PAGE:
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Prices rose 0.2 percent in December, federal data shows

© iStock - Khanchit Khirisutchalual
Casey Harper

(The Center Square) – Newly released federal inflation data shows prices rose in December.

The Bureau of Economic Analysis released its Producer Consumption Expenditure, a key marker of inflation, which showed a 0.2 percent increase last month. That is an increase of 2.9 percent in the last year.

"Prices for goods decreased 0.2 percent and prices for services increased 0.3 percent. Food prices increased 0.1 percent and energy prices increased 0.3 percent. Excluding food and energy, the PCE price index increased 0.2 percent."

The PCE is one of several economic indicators showing that prices continue to rise and show little signs of returning to the pre-COVID levels. Prices have risen about 17 percent since President Joe Biden took office.

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Earlier this month, the U.S. Bureau of Labor Statistics released its Consumer Price Index, another leading marker of inflation.

The CPI, which considers the prices for a wide range of goods and services rose more than expected in December.

According to BLS, the CPI rose 0.3 percent in December, which is a break from the recent months of very low inflation. Overall, prices rose 3.4 percent in the last 12 months according to the BLS data.

"Although inflationary pressures continue to normalize with 'core' numbers inching ever closer to the Fed’s 2 percent target, the Fed will continue to monitor the effect of stronger consumer spending coupled with the promise of fiscal stimulus on igniting a bout of inflation," Quincy Krosby, Chief Global Strategist for LPL Financial in Charlotte, N.C., said in a statement. "Still, expectations remain that the Fed will be discussing 'when' – not 'if – to initiate its rate cut cycle at its upcoming meeting.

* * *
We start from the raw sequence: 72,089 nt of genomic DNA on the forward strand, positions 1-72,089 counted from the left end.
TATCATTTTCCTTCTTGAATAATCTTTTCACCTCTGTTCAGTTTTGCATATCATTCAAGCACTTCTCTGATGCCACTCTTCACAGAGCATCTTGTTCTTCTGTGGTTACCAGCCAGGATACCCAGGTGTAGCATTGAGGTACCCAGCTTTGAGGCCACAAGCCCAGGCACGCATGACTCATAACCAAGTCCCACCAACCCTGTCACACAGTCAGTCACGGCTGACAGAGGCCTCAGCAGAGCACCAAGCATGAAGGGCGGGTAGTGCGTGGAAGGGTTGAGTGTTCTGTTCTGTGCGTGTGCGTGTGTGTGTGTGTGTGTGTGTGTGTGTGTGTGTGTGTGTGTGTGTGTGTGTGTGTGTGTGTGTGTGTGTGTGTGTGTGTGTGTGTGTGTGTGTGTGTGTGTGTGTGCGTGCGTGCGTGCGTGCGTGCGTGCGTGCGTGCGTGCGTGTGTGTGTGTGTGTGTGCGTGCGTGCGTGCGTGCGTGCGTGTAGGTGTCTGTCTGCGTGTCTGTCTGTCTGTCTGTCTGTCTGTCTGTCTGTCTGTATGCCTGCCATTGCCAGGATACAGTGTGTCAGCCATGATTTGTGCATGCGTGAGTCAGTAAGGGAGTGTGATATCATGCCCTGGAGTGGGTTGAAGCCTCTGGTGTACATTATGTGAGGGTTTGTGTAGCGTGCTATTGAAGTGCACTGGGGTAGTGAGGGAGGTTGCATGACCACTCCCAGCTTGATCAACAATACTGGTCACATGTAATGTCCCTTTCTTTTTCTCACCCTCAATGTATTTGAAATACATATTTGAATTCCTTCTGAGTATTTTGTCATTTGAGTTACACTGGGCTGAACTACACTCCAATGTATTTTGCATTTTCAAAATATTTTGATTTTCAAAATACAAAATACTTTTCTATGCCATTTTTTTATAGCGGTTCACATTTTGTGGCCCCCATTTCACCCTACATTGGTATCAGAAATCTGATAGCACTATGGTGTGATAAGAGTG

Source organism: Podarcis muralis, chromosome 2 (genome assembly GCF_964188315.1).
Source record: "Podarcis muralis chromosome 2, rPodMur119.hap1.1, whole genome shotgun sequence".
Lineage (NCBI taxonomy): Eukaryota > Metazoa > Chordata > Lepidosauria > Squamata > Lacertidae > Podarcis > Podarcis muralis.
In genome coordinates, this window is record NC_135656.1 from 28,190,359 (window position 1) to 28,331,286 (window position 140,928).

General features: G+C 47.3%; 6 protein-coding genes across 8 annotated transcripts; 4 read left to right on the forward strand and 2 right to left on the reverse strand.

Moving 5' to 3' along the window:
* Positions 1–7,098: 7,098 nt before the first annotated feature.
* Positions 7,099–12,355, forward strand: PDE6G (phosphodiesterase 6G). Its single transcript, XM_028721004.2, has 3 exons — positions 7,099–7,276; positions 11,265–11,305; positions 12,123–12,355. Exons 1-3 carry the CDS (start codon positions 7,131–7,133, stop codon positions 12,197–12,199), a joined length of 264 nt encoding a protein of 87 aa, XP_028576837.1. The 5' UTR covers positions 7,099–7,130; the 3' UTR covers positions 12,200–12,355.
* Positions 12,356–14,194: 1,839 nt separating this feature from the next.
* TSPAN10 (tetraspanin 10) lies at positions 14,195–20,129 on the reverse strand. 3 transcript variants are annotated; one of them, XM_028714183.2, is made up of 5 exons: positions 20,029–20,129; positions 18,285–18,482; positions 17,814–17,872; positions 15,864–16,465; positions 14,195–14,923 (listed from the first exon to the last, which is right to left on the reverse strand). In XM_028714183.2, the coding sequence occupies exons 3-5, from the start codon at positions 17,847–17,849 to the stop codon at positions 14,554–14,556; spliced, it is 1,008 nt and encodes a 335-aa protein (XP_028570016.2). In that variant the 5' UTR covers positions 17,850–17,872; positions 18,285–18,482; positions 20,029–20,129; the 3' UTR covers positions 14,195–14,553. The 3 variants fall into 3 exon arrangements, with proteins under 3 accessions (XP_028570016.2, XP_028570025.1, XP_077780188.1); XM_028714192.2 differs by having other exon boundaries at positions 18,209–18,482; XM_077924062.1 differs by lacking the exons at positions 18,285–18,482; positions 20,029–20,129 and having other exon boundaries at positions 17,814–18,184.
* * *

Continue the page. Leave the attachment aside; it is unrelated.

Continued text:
"Unless next month’s collection of inflation-related data underscores decisively that the path towards to 2 percent is squarely in sight, the Fed will most likely wait until May or June to begin easing rates," Krosby added.

The data also showed an increase in Americans' income.

"Personal income increased $60.0 billion (0.3 percent at a monthly rate) in December, according to estimates released today by the Bureau of Economic Analysis..." BEA said. "Disposable personal income (DPI), personal income less personal current taxes, increased $51.8 billion (0.3 percent)."